Deputy Attorney-General, Alfred Tuah-Yeboah has raised concerns about politicians being tagged as a symbol of corruption.

According to him, each time corruption and its related practices are mentioned, individuals often reference politicians.

He believes that this reference will deter honest individuals from venturing into politics since they do not want to be tagged with such a description. This, he said, leaves room for “criminals” to assume positions.

Speaking on The Pulse on JoyNews on Tuesday, January 30, he said “If care is not taken, it will come to a point where decent-minded Ghanaians will shy away from holding political office. And when they shy away from holding political office, we create the space for the “criminal” to occupy that space and rule us.

“That is the reason I am very happy if people who are caught in corrupt activities are reported so that we can just isolate those engaged in those activities and deal with them.” 

Mr Tuah-Yeboah explained that although those in political offices are not saints, the constant reference to them as symbols of corruption is heart-breaking.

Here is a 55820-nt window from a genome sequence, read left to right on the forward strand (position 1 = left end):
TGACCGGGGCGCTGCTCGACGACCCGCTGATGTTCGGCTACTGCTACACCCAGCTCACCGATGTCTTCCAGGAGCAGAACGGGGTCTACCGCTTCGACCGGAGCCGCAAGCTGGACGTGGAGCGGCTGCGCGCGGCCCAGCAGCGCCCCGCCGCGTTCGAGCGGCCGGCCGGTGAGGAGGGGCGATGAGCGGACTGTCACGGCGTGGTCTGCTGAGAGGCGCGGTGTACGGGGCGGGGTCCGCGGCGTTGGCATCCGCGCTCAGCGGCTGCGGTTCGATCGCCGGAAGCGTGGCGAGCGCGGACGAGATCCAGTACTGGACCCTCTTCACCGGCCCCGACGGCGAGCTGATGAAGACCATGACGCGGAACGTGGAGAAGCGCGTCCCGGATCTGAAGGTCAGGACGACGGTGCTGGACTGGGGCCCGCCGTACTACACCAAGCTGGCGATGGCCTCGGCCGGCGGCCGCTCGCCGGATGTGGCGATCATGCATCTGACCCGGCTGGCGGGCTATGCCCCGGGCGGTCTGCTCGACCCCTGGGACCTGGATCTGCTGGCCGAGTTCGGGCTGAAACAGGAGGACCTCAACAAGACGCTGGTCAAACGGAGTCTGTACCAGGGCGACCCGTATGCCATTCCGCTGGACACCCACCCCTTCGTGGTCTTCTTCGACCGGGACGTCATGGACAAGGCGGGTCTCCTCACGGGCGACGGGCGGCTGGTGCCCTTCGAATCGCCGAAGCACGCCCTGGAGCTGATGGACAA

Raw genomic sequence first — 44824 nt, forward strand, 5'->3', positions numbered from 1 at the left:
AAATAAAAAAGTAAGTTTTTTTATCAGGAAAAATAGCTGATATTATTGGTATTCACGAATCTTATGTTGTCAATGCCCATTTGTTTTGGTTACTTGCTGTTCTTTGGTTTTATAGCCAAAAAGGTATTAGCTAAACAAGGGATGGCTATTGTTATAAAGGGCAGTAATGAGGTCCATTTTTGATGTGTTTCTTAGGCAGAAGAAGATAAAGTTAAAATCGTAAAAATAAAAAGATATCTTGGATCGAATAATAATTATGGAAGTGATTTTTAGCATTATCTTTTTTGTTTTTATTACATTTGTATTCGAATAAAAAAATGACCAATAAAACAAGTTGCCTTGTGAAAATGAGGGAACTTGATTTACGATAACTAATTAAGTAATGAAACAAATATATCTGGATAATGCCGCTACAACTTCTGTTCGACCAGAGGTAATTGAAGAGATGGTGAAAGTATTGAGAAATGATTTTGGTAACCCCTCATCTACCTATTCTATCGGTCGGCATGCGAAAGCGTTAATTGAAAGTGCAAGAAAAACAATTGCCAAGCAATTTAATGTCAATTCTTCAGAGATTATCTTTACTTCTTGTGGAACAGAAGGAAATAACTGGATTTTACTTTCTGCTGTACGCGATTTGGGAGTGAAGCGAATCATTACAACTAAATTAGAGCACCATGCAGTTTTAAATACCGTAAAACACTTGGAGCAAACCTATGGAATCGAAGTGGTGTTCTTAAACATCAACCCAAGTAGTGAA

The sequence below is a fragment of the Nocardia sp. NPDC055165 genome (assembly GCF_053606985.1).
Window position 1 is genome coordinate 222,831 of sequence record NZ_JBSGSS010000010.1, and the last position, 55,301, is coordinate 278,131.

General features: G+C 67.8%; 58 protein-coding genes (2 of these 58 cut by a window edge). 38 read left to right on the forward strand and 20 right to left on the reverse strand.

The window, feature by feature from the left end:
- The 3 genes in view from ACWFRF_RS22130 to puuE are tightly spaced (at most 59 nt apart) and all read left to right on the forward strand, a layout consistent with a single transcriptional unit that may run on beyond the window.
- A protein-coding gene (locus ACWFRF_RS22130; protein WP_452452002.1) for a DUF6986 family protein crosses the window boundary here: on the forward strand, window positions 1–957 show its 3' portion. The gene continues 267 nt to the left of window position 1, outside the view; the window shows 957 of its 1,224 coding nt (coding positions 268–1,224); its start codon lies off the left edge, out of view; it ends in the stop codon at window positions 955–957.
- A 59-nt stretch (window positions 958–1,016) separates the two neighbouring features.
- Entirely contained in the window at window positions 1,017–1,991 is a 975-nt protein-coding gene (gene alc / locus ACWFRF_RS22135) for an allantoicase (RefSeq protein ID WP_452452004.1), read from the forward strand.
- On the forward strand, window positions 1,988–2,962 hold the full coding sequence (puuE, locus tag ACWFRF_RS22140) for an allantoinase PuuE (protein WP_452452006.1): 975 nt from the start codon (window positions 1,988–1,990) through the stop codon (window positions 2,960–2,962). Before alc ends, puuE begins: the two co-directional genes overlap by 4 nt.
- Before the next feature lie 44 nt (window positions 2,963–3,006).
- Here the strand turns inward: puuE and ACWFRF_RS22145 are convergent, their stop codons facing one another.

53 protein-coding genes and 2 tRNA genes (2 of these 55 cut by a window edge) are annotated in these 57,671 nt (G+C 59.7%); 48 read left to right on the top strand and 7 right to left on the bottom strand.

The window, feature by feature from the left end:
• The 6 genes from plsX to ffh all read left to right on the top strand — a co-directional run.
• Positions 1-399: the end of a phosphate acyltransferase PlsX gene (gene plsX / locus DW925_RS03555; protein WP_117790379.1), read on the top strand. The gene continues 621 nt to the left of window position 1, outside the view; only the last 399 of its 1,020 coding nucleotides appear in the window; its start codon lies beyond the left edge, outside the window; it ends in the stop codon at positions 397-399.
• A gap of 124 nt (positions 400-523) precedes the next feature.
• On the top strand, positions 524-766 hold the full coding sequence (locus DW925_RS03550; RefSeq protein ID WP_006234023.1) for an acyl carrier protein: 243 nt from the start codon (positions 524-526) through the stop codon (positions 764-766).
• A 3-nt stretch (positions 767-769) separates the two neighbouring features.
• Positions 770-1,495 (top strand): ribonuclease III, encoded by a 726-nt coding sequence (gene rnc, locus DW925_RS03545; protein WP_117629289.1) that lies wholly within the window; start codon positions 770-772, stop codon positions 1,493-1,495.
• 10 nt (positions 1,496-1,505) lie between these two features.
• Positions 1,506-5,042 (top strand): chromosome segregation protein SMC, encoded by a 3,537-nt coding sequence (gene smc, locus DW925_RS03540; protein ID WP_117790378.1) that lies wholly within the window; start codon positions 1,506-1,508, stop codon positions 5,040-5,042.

“I feel bad when I hear that all of us [politicians] are painted with the same brush. Those in the Executive, Judiciary, and Legislature, are human beings. We are not saints but the moment corruption is raised especially about the Executive, then it’s like every politician is corrupt,” he said.

He emphasised that before entering into politics, he lived better than he is now. Therefore, the perception that politicians are corrupt is wrong.

“To tell you honestly, when I was in private practice, I was living better than being in the public office now. I always say that this is a national assignment and a national responsibility that we are supposed to perform. For that matter, despite the perception, it is my sacred duty as a Ghanaian to also help (with) what I am supposed to give to society,” he added.

Ghana scored 43 out of 100 for the fourth year running in the recent Corruption Perceptions Index report released by Transparency International.